Result of ward at last election (2013): Emboldened denotes elected
Conservatives 584, 453 (44%)
Independent 611 (26%)
Labour 551 (23%)
British National Party 169 (7%)
Candidates duly nominated: Duncan Kerr (Green), Claire Norris (Lab), John Price (Con), Amanda Woof (Lib Dem)

The by-elections this evening are interesting as they mark the two previous high points in UKIP’s recent surge. First the two by-elections on the counties last contested in 2013 where UKIP make their first incursions onto the political map with 12 councillors elected in Cambridgeshire (on a vote share of 21%) and although they failed to win any seats in Shropshire they did manage to poll 11% of the vote.

So no doubt the eagle eyed amongst you will notw that UKIP are fielding a candidate in Cambridgeshire but not in Shropshire. Does this suggest that UKIP feel more comfortable attacking the Conservatives in the East of England rather than on the Welsh borders and if so, does this mean that Peterborough (a seat that Labour have to win to be on course for an overall majority) is going to feel the full force of UKIP but a seat like The Wrekin (the only seat in Shropshire where Labour are in second) will be a UKIP pass.

Mark Hall on Harlow (UKIP Defence)

Result of council at last election (2014): Labour 17, Conservatives 11, United Kingdom Independence Party 5 (Labour majority of 1)
Result of ward at last election (2014): Emboldened denotes elected
United Kingdom Independence Party 662, 646 (38%)
Labour 602, 599 (35%)
Conservatives 346, 346 (20%)
Liberal Democrats 137, 124 (8%)
Candidates duly nominated: Mark Gough (UKIP), Danny Purton (Lab), Lesley Rideout (Lib Dem), Murray Sackwild (Green), Jane Steer (Con)

Harlow marks the second prong of UKIP’s attack that saw them win the Euros last year and provided the springboard of the defection and by-election wins in Clacton and Rochester. And UKIP’s rise in Harlow has literally come out of nowhere. Back in 2003, Harlow was a hung council but it wasn’t the Liberal Democrats who were in the balance of power, it was Labour (Con 12, Lib Dem 12, Lab 9).

However by 2007, it was the Liberal Democrats who were the third party in Harlow but in 2008, the Conservatives gained control by taking Labour to the cleaners and held control until 2012 when Labour made six gains and wiping out the Liberal Democrats in the process to take control and then came UKIP taking three seats from Labour and two from the Conservatives to become the new third force in Harlow politics and win the local area count at the Euros. With Harlow being another key seat for the election, UKIP will be gunning to hold this seat and prove, just three months from polling day that their breakthrough in 2013 and their continued strength in 2014 is here to stay in 2015.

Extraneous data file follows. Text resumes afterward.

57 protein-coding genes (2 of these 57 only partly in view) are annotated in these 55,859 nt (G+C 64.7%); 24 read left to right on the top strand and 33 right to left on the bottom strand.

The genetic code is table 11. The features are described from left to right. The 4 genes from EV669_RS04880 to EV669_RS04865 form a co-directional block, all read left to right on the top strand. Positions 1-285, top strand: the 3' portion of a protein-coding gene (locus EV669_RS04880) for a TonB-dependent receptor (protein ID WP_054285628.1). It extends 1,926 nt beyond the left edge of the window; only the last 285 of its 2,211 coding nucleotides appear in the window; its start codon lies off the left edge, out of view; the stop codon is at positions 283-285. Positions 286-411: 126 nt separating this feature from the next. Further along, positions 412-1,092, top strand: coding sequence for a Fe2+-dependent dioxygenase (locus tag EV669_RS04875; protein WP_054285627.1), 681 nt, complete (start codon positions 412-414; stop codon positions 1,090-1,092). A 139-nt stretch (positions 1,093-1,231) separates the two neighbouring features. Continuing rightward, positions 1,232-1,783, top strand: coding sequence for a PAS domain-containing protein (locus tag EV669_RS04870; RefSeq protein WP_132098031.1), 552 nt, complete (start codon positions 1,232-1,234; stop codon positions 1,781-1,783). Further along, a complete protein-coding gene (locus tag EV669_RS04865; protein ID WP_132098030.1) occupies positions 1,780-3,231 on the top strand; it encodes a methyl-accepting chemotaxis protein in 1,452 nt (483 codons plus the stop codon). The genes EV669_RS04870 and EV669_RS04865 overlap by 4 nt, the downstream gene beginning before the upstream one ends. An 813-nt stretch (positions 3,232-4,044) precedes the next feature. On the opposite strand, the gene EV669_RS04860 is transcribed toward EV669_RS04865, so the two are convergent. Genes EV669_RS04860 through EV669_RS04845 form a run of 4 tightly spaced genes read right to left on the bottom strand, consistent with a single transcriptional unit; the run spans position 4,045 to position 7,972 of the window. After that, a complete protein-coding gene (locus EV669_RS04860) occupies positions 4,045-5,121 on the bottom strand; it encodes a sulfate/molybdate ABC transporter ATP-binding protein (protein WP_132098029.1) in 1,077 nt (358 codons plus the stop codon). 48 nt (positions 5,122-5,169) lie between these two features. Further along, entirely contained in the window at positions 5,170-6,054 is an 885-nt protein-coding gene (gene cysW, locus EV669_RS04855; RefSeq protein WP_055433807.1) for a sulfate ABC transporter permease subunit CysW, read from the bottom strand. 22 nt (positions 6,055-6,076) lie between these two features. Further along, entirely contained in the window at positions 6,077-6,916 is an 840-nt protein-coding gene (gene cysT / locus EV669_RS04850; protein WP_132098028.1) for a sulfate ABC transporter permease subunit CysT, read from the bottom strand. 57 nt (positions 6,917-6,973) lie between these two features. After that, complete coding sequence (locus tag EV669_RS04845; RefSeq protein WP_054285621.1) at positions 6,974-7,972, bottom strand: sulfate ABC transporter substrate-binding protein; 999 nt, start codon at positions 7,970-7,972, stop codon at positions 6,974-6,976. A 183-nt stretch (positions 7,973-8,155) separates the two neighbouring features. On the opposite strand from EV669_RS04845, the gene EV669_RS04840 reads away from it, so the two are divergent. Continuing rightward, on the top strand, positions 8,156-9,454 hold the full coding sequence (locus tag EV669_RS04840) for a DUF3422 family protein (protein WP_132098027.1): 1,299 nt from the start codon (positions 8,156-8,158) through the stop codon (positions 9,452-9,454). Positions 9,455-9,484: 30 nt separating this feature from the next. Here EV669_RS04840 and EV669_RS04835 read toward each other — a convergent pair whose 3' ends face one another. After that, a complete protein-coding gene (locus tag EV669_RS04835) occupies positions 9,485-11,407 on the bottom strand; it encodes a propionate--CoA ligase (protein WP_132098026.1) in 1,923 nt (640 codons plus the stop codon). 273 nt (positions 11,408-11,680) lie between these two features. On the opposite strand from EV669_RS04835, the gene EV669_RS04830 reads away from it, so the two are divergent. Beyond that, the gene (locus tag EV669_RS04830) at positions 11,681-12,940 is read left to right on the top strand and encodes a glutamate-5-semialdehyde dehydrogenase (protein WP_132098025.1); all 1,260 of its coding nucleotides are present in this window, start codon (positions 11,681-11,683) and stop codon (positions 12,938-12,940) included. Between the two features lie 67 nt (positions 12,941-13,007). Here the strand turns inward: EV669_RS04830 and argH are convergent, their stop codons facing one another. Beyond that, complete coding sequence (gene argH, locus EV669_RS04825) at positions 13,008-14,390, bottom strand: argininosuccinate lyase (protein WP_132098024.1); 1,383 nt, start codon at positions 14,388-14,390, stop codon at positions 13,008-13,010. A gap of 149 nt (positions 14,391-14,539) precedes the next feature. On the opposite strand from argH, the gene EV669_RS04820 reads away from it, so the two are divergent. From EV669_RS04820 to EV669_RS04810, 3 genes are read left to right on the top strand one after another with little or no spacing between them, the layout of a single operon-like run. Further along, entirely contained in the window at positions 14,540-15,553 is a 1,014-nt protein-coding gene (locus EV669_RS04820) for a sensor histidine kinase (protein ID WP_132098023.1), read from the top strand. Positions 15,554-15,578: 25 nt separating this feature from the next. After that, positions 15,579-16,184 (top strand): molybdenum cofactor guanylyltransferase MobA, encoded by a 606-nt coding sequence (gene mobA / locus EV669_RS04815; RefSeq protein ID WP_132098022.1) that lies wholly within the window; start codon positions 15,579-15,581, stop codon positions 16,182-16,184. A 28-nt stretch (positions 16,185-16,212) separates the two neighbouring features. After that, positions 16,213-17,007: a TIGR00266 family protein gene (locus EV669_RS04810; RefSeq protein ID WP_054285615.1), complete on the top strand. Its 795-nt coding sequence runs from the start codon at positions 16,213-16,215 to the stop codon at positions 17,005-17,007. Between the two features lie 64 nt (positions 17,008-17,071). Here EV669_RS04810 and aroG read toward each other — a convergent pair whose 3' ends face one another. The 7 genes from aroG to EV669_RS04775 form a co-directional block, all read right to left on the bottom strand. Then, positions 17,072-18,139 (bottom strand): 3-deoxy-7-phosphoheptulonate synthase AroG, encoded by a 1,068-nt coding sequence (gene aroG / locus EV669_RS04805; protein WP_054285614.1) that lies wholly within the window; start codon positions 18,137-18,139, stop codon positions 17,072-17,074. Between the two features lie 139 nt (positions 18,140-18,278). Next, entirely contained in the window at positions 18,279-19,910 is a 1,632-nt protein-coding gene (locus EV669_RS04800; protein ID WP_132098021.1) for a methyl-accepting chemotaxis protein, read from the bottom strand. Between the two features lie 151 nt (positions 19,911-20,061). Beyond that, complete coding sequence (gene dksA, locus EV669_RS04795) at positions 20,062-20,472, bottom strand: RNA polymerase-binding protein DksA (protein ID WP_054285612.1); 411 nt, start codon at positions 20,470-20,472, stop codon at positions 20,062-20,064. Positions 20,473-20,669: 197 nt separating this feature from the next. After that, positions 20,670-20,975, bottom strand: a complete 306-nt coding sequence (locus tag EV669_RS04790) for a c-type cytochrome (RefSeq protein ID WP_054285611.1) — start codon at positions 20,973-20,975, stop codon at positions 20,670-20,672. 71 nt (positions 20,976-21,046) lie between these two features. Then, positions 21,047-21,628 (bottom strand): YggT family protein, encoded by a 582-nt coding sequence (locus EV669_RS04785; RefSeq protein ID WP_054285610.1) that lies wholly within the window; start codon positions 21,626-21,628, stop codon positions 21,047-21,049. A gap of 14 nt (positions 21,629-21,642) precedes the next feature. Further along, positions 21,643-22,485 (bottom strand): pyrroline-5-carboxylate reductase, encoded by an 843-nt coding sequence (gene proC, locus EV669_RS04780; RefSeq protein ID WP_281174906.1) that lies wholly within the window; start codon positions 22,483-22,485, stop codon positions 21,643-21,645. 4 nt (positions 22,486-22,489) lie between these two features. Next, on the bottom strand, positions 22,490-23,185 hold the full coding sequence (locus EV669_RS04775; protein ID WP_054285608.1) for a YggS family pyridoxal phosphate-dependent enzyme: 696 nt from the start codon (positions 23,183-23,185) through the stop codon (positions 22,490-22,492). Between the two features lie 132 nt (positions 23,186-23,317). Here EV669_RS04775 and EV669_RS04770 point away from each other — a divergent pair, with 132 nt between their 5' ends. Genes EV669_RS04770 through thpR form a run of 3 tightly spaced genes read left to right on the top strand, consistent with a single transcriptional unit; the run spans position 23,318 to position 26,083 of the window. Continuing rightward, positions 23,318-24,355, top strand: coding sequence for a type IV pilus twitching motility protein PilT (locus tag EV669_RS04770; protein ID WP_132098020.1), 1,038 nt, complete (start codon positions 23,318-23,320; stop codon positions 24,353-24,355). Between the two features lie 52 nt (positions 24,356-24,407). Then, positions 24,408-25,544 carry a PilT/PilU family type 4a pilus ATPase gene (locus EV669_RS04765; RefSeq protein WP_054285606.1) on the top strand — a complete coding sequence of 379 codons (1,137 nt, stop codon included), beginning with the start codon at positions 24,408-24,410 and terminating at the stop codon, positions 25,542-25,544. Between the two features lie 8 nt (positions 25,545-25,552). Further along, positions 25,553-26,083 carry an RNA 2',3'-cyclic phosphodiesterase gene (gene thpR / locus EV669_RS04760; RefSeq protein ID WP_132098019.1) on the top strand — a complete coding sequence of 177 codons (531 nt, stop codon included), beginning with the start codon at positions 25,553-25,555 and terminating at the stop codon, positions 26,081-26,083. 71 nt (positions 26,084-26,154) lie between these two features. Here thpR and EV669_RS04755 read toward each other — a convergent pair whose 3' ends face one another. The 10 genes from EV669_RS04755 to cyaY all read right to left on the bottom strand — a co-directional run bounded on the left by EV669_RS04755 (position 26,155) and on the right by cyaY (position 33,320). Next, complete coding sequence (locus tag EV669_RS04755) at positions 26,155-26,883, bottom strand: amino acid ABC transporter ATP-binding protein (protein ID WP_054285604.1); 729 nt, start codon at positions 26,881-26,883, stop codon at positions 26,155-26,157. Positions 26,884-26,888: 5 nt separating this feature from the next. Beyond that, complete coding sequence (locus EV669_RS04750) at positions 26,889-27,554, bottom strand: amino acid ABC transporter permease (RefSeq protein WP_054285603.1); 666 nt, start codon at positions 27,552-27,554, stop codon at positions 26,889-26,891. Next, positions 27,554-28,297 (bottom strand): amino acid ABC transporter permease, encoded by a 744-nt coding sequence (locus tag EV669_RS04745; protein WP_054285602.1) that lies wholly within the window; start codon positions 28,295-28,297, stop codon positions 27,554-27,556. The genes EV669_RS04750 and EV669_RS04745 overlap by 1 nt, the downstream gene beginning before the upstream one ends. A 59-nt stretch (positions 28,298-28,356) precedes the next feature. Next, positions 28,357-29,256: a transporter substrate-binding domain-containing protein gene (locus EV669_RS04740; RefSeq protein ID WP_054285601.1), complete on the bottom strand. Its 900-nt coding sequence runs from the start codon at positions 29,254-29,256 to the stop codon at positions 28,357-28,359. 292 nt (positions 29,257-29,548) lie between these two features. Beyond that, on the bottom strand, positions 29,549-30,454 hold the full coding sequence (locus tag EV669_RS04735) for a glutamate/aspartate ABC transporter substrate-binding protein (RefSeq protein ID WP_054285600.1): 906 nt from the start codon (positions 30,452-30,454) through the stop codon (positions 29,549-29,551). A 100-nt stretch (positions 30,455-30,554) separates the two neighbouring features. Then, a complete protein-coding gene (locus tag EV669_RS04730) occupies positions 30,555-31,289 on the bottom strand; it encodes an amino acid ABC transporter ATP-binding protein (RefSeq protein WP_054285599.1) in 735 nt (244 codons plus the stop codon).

Harry Hayfield



h1

Local By-Election Preview : January 29th 2015

Thursday, January 29th, 2015

Marshalwick South on St. Albans (Two Conservative defences)
Result of council at last election (2014): Conservatives 29, Liberal Democrats 17, Labour 10, Greens 1, Independent 1 (No Overall Control, Conservatives and Opposition tied)

Result of ward at last election (2012): Conservative 929 (40%), Liberal Democrats 651 (28%), Labour 441 (19%), Green 188 (8%), UKIP 123 (5%)

Result of ward at last election (2014): Conservative 972 (39%), Labour 573 (23%), Liberal Democrats 486 (19%), Green 258 (10%), UKIP 232 (9%)

Candidates duly nominated by party:
Richard CURTHOYS, Steve McKEOWN (Con)
David DICKSON, Michael HOLLINS (UKIP)
Richard HARRIS, Vivienne WINDLE (Lab)
Jill MILLS, Tim ROBINSON (Green)
Elizabeth NEEDHAM, Mark PEDROZ (Lib Dem)

There have been two by-elections this week (of which one of them was held on a Wednesday) and yes, this is a double vacancy following the decision of two councillors to stand down in the same ward. St. Albans has been a rather indecisive council of late between the Conservatives and the Liberal Democrats. In 2003, the council was hung with the Liberal Democrats having a two seat lead over the Conservatives which turned into a 13 seat lead in 2006 and enabled the Lib Dems to gain overall control of the council.

But just like other Lib Dem controlled or influenced councils the coaltion marked a turning point and in 2011, the Conservatives became the largest party (gaining five seats) but have found it very hard going ever since. The reason? Labour have started to make inroads. Between 2011 and 2014, Labour have made seven gains all from the Liberal Democrats and with St. Albans constituency being one of Ed Milliband’s must win seats two Labour gains here would certainly put him in a good mood, the problem is though UKIP.